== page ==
4/5/21

Caesar: King Edward VII's Close Companion


Despite his questionable manners, Caesar was King Edward VII's loyal and inseparable companion during the last years of the King's life.


King Edward VII, Caesar and Queen Alexandra

Caesar, a high-strung wire fox terrier, was born in the kennels of the Duchess of Newcastle in 1898 and was given to King Edward VII in 1902 by Lord Dudley after the King lost his dog Jack. The two bonded quickly. Caesar, who had his own footman to tend to his needs, slept on a chair next to the King's bed, was almost always at his master's side, and wore a collar with a gold tag bearing the inscription "I am Caesar. I belong to the King."

Despite his loyalty, the feisty terrier enjoyed chasing small critters. On one occasion, an entire police force was sent into the woods to find the lost dog. When misbehaved, the King would shake his walking stick at Caesar and call him a "naughty dog." But this wasn't always the case. According to Charles Hardinge, 1st Baron Hardinge of Penshurst, "Whenever I went into the King's cabin [on board the royal yacht], this dog always went for my trousers and worried them, much to the King's delight. I used not to take the slightest notice and went on talking all the time to the King, which I think amused His Majesty still more."



Funeral procession

When King Edward VII died in 1910, Caesar, accompanied by a kilted highlander, walked behind the carriage that carried his master's coffin - in front of international dignitaries. This did not please some, including Kaiser Wilhelm II of the German Empire.


"Silent Sorrow"
A painting by Maud Earl in 1910 capturing Caesar's grief, resting his head on the King's favorite chair.

Caesar, who mourned his master's death, remained in the Royal household with Queen Alexandra. Shortly after the King's death, an unofficial book titled Where's Master was written from the viewpoint of Caesar.

Caesar passed away in 1914.


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3/16/21

Marilyn Monroe and Her Dog Maf


Marilyn Monroe loved dogs and had many throughout her life. Maf was one who outlived her.




Maf, a Maltese terrier, was sometimes described by Marilyn Monroe as a poodle. Some say Pat Newcomb, Marilyn's press agent, gave Maf to her but according to a statement made by Marilyn, her little white snowball was given to her by her dear old friend Frank Sinatra. It is believed that Sinatra bought Maf in 1961 from Natalie Wood's mother (a dog breeder), and Marilyn named the dog Mafia Honey as a humorous reference to Sinatra's alleged mafia connections.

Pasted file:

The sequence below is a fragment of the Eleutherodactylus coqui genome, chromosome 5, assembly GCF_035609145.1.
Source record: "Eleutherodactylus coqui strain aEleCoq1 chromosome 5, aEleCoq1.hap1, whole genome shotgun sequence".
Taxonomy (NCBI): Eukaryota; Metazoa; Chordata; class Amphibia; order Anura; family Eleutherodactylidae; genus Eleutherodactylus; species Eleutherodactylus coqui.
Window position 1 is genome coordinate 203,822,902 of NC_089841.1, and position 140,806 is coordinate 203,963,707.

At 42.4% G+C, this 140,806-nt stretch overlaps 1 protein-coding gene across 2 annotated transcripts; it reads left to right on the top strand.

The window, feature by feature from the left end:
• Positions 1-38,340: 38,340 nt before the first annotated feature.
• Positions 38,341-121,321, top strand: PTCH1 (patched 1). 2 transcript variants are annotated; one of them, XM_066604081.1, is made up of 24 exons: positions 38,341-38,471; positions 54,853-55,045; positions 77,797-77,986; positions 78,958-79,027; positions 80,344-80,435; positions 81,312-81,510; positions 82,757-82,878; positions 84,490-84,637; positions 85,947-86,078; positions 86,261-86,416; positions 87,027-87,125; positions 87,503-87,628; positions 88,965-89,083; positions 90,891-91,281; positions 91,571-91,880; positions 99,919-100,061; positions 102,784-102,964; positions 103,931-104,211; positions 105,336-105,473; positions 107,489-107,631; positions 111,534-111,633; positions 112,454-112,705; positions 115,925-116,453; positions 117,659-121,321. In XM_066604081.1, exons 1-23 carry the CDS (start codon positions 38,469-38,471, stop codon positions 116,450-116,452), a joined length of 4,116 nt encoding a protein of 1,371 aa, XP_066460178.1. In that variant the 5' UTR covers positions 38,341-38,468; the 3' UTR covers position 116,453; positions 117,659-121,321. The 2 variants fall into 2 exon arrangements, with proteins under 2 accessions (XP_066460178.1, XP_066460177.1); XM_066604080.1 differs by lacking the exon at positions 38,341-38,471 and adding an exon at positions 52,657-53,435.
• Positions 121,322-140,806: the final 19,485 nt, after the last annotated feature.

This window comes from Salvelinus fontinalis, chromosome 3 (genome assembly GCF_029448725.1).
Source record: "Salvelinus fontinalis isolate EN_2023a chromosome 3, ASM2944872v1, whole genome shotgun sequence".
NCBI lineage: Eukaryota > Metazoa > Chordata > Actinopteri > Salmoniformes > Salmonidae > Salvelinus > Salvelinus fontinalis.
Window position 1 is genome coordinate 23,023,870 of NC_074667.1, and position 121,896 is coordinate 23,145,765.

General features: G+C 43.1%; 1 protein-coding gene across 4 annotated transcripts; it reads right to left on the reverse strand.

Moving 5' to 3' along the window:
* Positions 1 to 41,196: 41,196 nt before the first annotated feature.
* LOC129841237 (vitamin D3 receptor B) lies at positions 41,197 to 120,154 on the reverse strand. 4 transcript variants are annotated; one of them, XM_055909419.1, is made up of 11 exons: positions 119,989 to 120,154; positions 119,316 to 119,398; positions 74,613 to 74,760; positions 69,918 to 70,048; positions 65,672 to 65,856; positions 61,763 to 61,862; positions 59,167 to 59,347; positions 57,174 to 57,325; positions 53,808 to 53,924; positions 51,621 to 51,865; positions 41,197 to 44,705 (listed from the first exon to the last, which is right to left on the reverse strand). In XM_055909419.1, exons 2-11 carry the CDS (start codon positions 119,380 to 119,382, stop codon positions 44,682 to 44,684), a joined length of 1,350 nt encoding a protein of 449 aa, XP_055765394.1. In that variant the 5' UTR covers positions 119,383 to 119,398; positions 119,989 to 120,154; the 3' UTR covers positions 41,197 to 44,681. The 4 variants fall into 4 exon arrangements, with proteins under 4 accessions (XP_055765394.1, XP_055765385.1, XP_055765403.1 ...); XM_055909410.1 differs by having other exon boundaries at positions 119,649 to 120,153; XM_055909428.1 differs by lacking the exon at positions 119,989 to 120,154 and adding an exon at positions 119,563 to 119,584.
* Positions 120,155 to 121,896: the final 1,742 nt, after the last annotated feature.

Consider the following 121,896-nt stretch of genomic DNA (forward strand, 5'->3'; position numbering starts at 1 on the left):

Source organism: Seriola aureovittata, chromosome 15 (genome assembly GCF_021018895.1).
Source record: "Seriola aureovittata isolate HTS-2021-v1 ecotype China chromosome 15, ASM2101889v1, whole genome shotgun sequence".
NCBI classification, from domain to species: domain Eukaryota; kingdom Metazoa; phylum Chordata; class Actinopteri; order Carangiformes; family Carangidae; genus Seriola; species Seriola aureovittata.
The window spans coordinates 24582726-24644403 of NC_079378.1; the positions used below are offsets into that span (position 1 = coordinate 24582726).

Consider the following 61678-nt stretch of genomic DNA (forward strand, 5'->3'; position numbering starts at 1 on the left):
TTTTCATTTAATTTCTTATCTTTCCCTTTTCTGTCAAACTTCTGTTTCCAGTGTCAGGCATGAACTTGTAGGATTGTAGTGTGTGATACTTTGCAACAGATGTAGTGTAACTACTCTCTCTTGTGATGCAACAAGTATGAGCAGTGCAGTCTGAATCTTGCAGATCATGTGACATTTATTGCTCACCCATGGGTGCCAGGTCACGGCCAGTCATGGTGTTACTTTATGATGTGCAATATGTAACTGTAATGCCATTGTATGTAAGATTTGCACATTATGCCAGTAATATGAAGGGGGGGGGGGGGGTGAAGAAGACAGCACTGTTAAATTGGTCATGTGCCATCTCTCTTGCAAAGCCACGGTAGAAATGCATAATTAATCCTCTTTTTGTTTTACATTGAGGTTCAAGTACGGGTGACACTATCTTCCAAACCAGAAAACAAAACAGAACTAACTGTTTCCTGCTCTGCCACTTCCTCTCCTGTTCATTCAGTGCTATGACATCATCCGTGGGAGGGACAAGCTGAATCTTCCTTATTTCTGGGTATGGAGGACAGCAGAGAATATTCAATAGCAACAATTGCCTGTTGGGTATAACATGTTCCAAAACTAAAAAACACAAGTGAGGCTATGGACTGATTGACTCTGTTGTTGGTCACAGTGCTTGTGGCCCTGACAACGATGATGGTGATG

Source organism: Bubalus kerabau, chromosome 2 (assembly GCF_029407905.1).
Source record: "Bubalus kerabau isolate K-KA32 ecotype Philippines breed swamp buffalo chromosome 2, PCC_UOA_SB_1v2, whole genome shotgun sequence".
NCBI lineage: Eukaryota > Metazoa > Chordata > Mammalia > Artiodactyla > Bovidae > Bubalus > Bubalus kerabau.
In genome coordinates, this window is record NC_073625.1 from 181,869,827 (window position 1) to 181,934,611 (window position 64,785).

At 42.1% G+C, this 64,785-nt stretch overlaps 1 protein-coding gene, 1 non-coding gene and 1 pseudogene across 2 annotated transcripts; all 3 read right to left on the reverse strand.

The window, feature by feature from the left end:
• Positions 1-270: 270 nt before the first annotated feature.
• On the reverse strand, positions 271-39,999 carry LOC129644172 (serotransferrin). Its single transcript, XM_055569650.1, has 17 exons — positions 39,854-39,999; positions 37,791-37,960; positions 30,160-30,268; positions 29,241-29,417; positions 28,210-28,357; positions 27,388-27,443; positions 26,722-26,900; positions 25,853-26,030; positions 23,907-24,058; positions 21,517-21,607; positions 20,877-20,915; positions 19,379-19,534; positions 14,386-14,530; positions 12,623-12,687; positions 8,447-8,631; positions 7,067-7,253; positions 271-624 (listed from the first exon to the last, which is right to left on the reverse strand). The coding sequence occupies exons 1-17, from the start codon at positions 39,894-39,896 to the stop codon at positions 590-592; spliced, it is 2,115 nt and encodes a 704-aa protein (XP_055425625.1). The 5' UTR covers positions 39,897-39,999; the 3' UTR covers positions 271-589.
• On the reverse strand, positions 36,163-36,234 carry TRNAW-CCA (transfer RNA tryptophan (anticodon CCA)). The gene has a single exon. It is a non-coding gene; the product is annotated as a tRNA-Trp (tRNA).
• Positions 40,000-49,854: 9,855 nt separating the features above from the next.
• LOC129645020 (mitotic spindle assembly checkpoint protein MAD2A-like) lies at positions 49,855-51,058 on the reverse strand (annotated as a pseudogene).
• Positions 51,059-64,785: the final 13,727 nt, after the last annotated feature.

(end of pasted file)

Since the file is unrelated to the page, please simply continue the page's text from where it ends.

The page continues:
The pampered dog was allowed to sleep on her expensive fur coat, accompanied her to fancy Hollywood restaurants and department stores, and even got to meet President Kennedy. Unfortunately, their time together was short-lived due to Marilyn's premature death in 1962. Maf was given to Gloria Lovell, Sinatra's secretary, and later tragically died when he was run over by a car.


2/23/21

Earthquake, Bubonic Plague and a Fox Terrier


A fox terrier helped in the prevention of the bubonic plague after San Francisco's massive earthquake in the early 1900s.




The earthquake shook San Francisco on April 18, 1906 a little after 5 a.m. with a magnitude close to 8, killing an estimated 3,000 people and leaving more than 250,000 people homeless. About 80% of the city's infrastructure were ruined, with rats massing over destroyed land and open sewers.




According to John J. Conlon, a boy at the time, "There was a bubonic plague scare shortly after the fire and because the fleas on rats were carriers of the germs, the City paid a bounty for dead rats. These bounty payments were my introduction to the functions of the "middle man." An older lad enriched himself by paying the neighborhood youngsters with candy for dead rats. The rats he exchanged for cash at the repaired Emergency Hospital. The fire drove thousands of rats into our district and mother was horrified by them. Consequently, to avoid attracting them, all were instructed to securely cover garbage cans. Every morning, after the women had deposited the breakfast trash in the cans, I would remove the covers. Returning in about an hour, I would inspect the galvanized cans, and if any rats were trapped therein, cans were tipped so that my fox terrier could kill the emerging rodent; then to the "middle man" for candy."

Despite the preventive measures, outbreaks did occur. San Francisco was finally declared plague-free in 1908.